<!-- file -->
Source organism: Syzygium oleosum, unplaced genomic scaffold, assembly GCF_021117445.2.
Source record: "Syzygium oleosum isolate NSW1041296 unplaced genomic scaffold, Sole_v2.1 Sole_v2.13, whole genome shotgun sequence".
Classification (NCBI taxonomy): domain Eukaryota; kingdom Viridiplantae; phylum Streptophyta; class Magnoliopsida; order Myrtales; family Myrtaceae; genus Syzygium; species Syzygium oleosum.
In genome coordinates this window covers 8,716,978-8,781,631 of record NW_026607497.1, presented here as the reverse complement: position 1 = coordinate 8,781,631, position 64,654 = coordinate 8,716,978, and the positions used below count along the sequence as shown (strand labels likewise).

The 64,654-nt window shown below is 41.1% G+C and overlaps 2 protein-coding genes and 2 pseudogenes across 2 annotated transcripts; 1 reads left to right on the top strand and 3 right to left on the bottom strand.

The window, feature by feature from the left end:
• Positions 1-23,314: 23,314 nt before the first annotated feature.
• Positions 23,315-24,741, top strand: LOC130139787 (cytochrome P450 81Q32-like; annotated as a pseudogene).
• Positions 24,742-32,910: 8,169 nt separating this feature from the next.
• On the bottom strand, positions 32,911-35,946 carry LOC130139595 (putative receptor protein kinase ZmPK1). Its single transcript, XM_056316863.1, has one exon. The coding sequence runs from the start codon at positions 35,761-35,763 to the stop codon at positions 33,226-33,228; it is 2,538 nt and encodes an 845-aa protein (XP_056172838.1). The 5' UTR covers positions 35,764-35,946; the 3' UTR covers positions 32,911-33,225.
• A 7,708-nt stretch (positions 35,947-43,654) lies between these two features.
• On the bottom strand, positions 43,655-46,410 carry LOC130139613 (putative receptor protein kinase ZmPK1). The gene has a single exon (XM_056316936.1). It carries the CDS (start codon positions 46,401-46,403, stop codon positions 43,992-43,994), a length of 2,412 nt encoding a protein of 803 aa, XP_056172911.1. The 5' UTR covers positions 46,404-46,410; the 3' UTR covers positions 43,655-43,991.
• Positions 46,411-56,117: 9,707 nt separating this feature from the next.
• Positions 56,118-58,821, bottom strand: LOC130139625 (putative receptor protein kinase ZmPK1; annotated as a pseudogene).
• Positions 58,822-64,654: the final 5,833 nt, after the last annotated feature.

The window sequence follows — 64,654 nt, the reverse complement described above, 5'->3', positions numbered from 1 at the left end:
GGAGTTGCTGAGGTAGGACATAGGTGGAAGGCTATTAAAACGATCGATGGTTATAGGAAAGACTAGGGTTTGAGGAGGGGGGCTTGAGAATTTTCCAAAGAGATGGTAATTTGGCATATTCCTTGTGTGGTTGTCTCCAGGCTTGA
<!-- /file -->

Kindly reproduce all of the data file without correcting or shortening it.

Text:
Source organism: Syzygium oleosum, unplaced genomic scaffold, assembly GCF_021117445.2.
Source record: "Syzygium oleosum isolate NSW1041296 unplaced genomic scaffold, Sole_v2.1 Sole_v2.13, whole genome shotgun sequence".
Classification (NCBI taxonomy): domain Eukaryota; kingdom Viridiplantae; phylum Streptophyta; class Magnoliopsida; order Myrtales; family Myrtaceae; genus Syzygium; species Syzygium oleosum.
In genome coordinates this window covers 8,716,978-8,781,631 of record NW_026607497.1, presented here as the reverse complement: position 1 = coordinate 8,781,631, position 64,654 = coordinate 8,716,978, and the positions used below count along the sequence as shown (strand labels likewise).

The 64,654-nt window shown below is 41.1% G+C and overlaps 2 protein-coding genes and 2 pseudogenes across 2 annotated transcripts; 1 reads left to right on the top strand and 3 right to left on the bottom strand.

The window, feature by feature from the left end:
• Positions 1-23,314: 23,314 nt before the first annotated feature.
• Positions 23,315-24,741, top strand: LOC130139787 (cytochrome P450 81Q32-like; annotated as a pseudogene).
• Positions 24,742-32,910: 8,169 nt separating this feature from the next.
• On the bottom strand, positions 32,911-35,946 carry LOC130139595 (putative receptor protein kinase ZmPK1). Its single transcript, XM_056316863.1, has one exon. The coding sequence runs from the start codon at positions 35,761-35,763 to the stop codon at positions 33,226-33,228; it is 2,538 nt and encodes an 845-aa protein (XP_056172838.1). The 5' UTR covers positions 35,764-35,946; the 3' UTR covers positions 32,911-33,225.
• A 7,708-nt stretch (positions 35,947-43,654) lies between these two features.
• On the bottom strand, positions 43,655-46,410 carry LOC130139613 (putative receptor protein kinase ZmPK1). The gene has a single exon (XM_056316936.1). It carries the CDS (start codon positions 46,401-46,403, stop codon positions 43,992-43,994), a length of 2,412 nt encoding a protein of 803 aa, XP_056172911.1. The 5' UTR covers positions 46,404-46,410; the 3' UTR covers positions 43,655-43,991.
• Positions 46,411-56,117: 9,707 nt separating this feature from the next.
• Positions 56,118-58,821, bottom strand: LOC130139625 (putative receptor protein kinase ZmPK1; annotated as a pseudogene).
• Positions 58,822-64,654: the final 5,833 nt, after the last annotated feature.

The window sequence follows — 64,654 nt, the reverse complement described above, 5'->3', positions numbered from 1 at the left end:
GGAGTTGCTGAGGTAGGACATAGGTGGAAGGCTATTAAAACGATCGATGGTTATAGGAAAGACTAGGGTTTGAGGAGGGGGGCTTGAGAATTTTCCAAAGAGATGGTAATTTGGCATATTCCTTGTGTGGTTGTCTCCAGGCTTGA